Alice Walker said, “Expect nothing. Live frugally on surprise.” So often we expect life to add up, make sense, match our expectations. It’s this sense of entitlement which makes gratitude so elusive. Why would we be grateful for situations that don’t meet our standards or hopes? Drop some expectations, and learn to see surprise as a gift. Gratitude is grace. It surprises you when you least expect it. The only precondition is openness. From this perspective, gratitude is never far from the surface.
- It’s ALL part of who you are, the good, the bad and the ugly.
Cultivate the habit of being grateful for every good thing that comes to you, and to give thanks continuously. And because all things have contributed to your advancement, you should include all things in your gratitude.
Be grateful even to the haters. It’s because of them that you have a backbone. They toughened you up and made you who you are today. While they were busy trying to knock you down, you were busy building yourself up.
When I think back to people who tried to tear me down and push me around, I’m learning to be grateful. They fast tracked my growth and solidified my vision. My WHY became clearer with every attack, and I never looked back.
4. Be Grateful and the Feelings Will Follow
There’s a difference between BEING grateful and feeling grateful. You feel what you feel, and you can’t control or pretend you feel grateful if you don’t. That’s called denial. Being grateful is a choice, part of the reframing process of past memories. Being grateful is an intentional act of will. Start with the intention, and let the feelings follow.
Feelings happen on their own time schedule. You can create the conditions for feelings of gratitude. You can prepare your mind for gratitude. You can nurture an environment for gratitude. But the feelings will come in their own time. This is why gratitude so often comes after the fact, as you process and frame memories.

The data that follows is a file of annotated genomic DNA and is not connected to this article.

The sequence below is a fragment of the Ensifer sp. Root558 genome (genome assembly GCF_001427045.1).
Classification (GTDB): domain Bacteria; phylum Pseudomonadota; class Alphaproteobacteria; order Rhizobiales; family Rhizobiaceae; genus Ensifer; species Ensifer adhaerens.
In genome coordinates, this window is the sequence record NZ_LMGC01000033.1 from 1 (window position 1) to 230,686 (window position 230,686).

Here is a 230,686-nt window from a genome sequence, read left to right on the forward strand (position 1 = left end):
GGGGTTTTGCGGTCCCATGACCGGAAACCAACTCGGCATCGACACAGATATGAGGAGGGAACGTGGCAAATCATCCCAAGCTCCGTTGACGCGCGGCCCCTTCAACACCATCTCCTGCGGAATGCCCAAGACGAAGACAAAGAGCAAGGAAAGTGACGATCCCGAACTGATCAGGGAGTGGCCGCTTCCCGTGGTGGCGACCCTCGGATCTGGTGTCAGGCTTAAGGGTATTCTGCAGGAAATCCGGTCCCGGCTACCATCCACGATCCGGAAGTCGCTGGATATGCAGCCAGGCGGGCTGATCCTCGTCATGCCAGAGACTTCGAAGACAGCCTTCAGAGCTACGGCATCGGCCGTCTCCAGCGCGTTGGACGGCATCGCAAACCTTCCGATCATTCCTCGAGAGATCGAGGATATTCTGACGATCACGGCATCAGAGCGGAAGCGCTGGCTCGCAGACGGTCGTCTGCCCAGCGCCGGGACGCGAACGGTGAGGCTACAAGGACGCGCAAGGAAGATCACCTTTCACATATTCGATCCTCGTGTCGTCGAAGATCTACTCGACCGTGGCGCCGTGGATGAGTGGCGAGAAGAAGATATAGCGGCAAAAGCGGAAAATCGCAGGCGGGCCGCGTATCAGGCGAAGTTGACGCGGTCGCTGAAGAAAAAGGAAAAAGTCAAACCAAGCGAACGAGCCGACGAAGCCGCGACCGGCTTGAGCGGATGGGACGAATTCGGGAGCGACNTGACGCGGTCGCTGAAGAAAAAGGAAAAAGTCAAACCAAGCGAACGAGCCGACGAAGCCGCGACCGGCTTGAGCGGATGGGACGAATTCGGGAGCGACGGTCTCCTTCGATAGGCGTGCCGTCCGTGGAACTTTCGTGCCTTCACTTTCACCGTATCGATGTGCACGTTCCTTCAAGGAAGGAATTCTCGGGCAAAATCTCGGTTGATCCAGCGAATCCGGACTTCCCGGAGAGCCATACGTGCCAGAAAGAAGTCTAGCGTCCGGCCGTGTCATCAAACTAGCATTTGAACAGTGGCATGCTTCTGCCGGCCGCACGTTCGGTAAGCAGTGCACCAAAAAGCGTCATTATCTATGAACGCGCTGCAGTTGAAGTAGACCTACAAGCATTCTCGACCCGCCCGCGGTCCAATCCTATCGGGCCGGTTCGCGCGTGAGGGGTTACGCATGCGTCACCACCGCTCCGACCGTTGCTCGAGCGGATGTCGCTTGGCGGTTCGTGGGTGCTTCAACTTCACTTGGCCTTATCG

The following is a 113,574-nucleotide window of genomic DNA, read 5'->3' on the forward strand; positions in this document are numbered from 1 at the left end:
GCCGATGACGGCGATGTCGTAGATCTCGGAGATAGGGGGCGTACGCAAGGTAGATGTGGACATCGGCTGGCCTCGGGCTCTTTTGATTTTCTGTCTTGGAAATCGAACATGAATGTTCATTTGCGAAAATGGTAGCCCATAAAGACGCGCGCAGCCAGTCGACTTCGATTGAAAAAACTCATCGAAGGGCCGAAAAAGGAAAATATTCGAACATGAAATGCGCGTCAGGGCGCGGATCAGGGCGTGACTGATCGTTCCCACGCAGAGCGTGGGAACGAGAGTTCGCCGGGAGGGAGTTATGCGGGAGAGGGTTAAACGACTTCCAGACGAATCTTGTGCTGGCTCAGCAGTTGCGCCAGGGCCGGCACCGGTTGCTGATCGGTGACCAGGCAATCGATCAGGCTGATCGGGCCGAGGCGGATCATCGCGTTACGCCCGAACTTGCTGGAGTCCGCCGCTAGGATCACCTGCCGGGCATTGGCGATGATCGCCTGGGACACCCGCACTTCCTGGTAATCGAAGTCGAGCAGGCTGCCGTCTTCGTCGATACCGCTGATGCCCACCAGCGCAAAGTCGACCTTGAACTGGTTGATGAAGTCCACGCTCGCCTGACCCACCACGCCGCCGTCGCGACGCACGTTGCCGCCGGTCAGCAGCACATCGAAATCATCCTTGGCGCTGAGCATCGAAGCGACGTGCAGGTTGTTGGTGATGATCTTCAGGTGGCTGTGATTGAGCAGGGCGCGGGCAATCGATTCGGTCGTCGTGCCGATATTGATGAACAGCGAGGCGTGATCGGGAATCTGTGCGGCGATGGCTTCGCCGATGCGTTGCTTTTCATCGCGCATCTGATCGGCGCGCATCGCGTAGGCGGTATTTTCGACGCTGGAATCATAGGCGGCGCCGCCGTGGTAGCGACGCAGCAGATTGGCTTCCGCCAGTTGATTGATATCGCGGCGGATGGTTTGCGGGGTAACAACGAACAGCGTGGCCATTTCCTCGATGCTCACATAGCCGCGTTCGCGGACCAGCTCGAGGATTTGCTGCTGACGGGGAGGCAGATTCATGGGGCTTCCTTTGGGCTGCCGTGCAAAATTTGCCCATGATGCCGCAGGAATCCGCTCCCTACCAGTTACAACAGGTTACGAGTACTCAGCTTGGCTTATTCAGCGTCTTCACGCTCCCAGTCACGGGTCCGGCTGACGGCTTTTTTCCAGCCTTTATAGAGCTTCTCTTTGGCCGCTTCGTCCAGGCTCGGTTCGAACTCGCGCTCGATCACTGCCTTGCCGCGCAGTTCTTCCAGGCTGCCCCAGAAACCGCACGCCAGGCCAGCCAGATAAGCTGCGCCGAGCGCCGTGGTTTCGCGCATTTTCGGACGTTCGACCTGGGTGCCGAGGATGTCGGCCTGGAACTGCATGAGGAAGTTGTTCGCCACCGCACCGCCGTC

“Fate gives all of us three teachers, three friends, three enemies, and three great loves in our lives. But these twelve are always disguised, and we can never know which one is which until we’ve loved them, left them, or fought them.” ~ Gregory David Roberts
5. Being alive is gift itself.
A group of students came to their Rabbi. “Rabbi, we are puzzled. It says in the Talmud that we must give thanks as much for the bad days, as for the good. How can that be? What would our gratitude mean, if we gave it equally for the good and the bad?”
The Rabbi replied, “Go to Anapol. Rabbi Zusya will have an answer for you.”
The students undertook the journey. At last, they came to the poorest street of the city. There, crowded between two small houses, they found a tiny shack, sagging with age.
When they entered, they saw Rabbi Zusya sitting at a bare table, reading a volume by the light of the only small window. “Welcome, strangers!” he said. “Please pardon me for not getting up; I have hurt my leg. Would you like food? I have some bread. And there is water!”
“No. We have come only to ask you a question. Our Rabbi told us you might help us understand: Why do our sages tell us to give thanks as much for the bad days as for the good?”
Rabbi Zusya laughed. “Me? I have no idea what you’re talking about.” He shook his head in puzzlement. “You see, I have never had a bad day. Every day I am overawed by the gift of being alive.”